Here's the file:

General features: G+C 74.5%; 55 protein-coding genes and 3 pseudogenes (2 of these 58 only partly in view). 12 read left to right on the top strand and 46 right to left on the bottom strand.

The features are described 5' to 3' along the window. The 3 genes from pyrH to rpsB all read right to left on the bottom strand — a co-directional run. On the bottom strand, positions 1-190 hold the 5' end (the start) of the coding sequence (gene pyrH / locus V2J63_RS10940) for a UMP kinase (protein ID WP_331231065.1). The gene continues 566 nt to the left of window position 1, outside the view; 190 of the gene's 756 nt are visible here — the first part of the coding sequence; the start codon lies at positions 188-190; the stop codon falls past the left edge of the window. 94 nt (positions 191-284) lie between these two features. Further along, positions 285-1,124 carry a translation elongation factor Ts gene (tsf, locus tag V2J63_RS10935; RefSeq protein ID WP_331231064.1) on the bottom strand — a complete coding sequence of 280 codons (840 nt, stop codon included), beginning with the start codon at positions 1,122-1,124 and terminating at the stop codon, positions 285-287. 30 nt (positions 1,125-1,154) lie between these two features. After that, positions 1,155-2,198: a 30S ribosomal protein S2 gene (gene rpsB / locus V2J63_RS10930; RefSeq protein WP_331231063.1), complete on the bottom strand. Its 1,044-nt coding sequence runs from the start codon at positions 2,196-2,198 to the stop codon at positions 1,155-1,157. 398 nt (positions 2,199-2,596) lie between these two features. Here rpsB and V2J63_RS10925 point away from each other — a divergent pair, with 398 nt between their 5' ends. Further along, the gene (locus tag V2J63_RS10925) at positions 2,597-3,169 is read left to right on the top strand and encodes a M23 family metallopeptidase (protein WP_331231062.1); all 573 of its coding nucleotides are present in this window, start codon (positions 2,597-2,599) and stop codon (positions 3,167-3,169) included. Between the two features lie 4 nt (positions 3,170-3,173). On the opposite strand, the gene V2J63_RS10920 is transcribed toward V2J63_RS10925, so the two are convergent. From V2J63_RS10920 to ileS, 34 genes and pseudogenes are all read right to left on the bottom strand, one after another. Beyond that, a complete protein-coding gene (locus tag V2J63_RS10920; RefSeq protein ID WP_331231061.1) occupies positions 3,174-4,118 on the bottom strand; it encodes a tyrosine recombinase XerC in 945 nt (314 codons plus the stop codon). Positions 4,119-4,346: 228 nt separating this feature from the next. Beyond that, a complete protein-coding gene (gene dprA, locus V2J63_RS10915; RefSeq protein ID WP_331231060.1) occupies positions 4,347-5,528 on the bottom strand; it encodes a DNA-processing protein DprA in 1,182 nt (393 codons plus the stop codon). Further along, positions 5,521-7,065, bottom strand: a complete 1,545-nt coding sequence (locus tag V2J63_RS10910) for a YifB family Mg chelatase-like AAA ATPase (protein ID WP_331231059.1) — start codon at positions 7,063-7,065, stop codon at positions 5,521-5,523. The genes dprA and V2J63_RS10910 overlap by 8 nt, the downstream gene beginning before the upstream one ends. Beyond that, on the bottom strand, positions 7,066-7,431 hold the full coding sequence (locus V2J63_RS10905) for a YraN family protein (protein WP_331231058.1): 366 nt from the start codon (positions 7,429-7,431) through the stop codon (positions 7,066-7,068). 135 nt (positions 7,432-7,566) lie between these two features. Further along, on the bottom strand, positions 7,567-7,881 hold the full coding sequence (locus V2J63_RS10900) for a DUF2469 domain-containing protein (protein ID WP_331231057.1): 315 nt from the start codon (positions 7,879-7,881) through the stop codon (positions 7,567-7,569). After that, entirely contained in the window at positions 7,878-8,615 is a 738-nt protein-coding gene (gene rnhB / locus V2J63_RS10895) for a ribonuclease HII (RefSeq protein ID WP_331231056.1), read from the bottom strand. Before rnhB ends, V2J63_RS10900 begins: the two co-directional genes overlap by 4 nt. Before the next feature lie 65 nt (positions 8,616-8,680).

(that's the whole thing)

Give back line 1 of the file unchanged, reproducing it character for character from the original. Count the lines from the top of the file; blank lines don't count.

General features: G+C 74.5%; 55 protein-coding genes and 3 pseudogenes (2 of these 58 only partly in view). 12 read left to right on the top strand and 46 right to left on the bottom strand.